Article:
Complacency

January 29, 2009

I’ve been thinking a lot about complacency. I started a job on October 13 that I still like. Who would have thought that enjoyable jobs are out there. I’m paying off the credit card debt that I accumulated in graduate school. I’m paying all my bills on time. I’m trying to make my apartment comfortable without the help of my mother and two sisters who are much better at nesting than I am. I’m even putting a little money from each paycheck into a savings account and a Simple IRA.

In other words, I appear responsible. Perhaps I’m not building equity through home ownership, but a year ago, I wouldn’t have been able to explain what I meant by that. I do now. I have business cards, for goodness’ sake. I take my truck in for routine oil changes. I’m like good ole reliable dad without a wife or children.

How did this happen? I remember having a conversation with my parents about finances. My mother was trying to convince me that financial security was very important–and thus, very attractive–to most women. So, if I wanted to attract a good woman, I should practice more financial prudence. I think this conversation came up in relation to my sharing my plans with them for another adventure. My habit was to gut my bank accounts and travel to a far off country and take pictures and write poems and return knowing that the world was, in fact, my playground. After my mother tried to offer a reality check, I delivered what I thought was a brilliant counter-argument: the right woman would love me for who I was, not what I could offer her.

Now I see that both our points-of-view had problems. My mom was making a generalization, and I was more concerned with justifying my spending habits than thinking long-term. I criticized people my own age who followed the life-itinerary they accepted passively from Western culture or church culture or a “Christian” education: graduate high school, go to college, earn a degree, get a job, find a spouse, start making payments on a mortgage, have babies, and so on.complacency3

I resisted this itinerary. It seemed like unquestioning acquiescence to the status quo. Shoot, so many people get divorced these days that you’d think more young adults would get to know themselves and their motivations really well before entering a covenant relationship. When I get married, I want to stay married. I don’t want loneliness or insecurity or horniness or discontentment to drive my decision to spend the rest of my life with a woman. I want that decision to be about her. Sure, I’ll bring all sorts of hidden fears, wounds, and needs to the table. That’s unavoidable. We’re bound to blindside each other with junk from our families, past relationships, and sins. However, I’d like to think that deeper self-awareness might enable me to focus on what is within my power to change–myself, by the grace of God–rather than try to change her.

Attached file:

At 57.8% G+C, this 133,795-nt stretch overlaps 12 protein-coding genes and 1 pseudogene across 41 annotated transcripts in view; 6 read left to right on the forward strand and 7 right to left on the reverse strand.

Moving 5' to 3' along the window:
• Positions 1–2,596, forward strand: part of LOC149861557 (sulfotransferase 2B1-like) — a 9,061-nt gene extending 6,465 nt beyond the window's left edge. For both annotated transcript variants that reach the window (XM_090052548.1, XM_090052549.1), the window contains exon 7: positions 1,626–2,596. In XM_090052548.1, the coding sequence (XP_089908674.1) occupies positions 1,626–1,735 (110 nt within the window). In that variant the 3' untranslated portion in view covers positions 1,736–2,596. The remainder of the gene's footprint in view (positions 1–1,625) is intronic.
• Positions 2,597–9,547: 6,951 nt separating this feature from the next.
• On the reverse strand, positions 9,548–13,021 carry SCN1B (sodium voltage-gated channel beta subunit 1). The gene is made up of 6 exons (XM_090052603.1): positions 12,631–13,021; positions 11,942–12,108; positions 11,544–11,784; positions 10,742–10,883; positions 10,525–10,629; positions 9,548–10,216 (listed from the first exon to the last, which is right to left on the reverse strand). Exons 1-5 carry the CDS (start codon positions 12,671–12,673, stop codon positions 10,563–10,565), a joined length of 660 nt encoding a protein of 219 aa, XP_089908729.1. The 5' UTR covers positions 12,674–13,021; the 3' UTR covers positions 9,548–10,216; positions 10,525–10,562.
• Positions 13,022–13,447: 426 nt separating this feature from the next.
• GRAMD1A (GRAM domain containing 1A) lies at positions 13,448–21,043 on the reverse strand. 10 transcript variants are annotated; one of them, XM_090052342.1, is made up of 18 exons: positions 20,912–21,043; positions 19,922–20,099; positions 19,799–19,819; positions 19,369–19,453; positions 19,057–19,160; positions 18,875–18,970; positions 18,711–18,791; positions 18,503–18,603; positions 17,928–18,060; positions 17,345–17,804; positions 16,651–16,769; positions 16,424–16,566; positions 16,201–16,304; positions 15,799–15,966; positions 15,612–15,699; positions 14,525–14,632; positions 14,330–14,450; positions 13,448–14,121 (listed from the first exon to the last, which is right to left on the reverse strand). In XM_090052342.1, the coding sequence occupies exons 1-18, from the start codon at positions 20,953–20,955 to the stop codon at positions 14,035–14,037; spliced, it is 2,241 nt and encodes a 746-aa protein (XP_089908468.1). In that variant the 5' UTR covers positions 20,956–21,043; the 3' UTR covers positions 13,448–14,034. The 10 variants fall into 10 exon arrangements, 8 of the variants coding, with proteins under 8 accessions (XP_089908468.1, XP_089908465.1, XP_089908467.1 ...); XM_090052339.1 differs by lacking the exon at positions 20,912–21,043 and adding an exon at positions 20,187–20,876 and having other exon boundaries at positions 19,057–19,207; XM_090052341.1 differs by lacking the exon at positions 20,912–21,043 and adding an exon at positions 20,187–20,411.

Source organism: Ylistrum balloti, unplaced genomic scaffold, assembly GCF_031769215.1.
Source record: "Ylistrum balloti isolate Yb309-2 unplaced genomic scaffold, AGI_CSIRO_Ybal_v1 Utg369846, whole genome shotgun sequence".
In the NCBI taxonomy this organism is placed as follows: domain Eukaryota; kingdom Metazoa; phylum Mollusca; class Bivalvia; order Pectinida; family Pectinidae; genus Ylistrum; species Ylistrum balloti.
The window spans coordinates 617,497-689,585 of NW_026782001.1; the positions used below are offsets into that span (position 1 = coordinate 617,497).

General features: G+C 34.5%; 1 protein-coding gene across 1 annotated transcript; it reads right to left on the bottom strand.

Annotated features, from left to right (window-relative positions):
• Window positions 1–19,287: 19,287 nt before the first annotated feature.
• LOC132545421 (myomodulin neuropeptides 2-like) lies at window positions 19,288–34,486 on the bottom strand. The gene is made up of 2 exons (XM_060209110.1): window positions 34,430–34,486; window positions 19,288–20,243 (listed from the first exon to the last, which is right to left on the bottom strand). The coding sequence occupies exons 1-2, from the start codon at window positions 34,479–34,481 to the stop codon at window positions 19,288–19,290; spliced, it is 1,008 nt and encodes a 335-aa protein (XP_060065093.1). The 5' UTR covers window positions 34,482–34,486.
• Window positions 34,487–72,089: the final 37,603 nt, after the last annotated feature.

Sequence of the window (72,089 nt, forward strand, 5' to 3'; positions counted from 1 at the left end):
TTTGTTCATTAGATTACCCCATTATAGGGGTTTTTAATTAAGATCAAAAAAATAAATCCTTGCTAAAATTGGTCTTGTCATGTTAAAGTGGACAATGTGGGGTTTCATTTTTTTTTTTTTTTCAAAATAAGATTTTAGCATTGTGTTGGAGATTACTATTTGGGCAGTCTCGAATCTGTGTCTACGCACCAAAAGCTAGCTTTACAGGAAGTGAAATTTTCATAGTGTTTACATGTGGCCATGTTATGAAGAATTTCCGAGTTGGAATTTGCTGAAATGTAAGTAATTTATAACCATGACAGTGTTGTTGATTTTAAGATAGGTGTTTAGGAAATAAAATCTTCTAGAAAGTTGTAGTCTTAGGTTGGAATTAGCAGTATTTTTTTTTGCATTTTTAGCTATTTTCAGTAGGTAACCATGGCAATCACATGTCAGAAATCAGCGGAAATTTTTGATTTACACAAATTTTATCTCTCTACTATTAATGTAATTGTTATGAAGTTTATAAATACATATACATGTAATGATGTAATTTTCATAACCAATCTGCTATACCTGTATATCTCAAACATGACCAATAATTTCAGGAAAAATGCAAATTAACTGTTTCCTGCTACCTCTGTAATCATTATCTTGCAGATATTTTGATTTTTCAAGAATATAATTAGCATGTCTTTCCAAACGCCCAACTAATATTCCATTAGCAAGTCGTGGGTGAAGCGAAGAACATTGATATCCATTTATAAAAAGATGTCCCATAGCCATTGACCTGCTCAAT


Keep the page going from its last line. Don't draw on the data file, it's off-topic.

For example, I get irritable right before dinner if I’ve been drinking coffee all day. As the caffeine leaves my body, I tend to be negative and critical. I also need time by myself. If I don’t have some space for solitude, silence, and prayer on a regular basis, I don’t treat people well. I develop tunnel vision. I only see how people have failed and disappointed me. I take on a posture of defensiveness. If other people can’t meet my needs, I’d better protect myself from their needs. In other words, who I want to be gets turned upside down. I am most content when I am serving other. I most like being me when I respond with kindness, gentleness, and patience rather than fear, sarcasm, and criticism. When I die to myself, I gain myself. When I look after the needs of others, my own needs are met.

If caffeine withdrawal makes me irritable but I didn’t know it, I might point a finger at my wife rather than myself. Why did she forget to pick up milk? Why does she leave trash in her car? Why doesn’t she turn off the lights when she leaves the house?

sea11If solitude, silence, and prayer keep me centered in the reality of God-with-us in Jesus, then I will be much less likely to attribute my best friend’s failure to call me back to his lack of respect for me and other. I may have the grace to acknowledge that I am a victim of my own expectations rather than some grave injustice.

In his goodness, the Father provided me a job. I have shown my gratitude by saying, “Okay, God, I can take it from here.” Then, I mess up a good thing. I know that what I do is less important than who I am becoming. The Father is transforming me into a person who can meet others where they are without putting pressure on them to be who I want them to be.

My prayer is that I not wake up as a 45-year-old husband and father and realize my relationship with Jesus lost its intimacy and fire years ago, when I stopped trusting him for my welfare from moment to moment. I am afraid of that kind of complacency. Even more than a wife and family, I want to be a saint. I want to be one of the holy ones of God. I long for purity and holiness.

My deepest desires are for things that I cannot provide for myself. I hate to admit it, but I am in need. I have a need. I need Jesus right here, right now, to walk with me on the Way everlasting.

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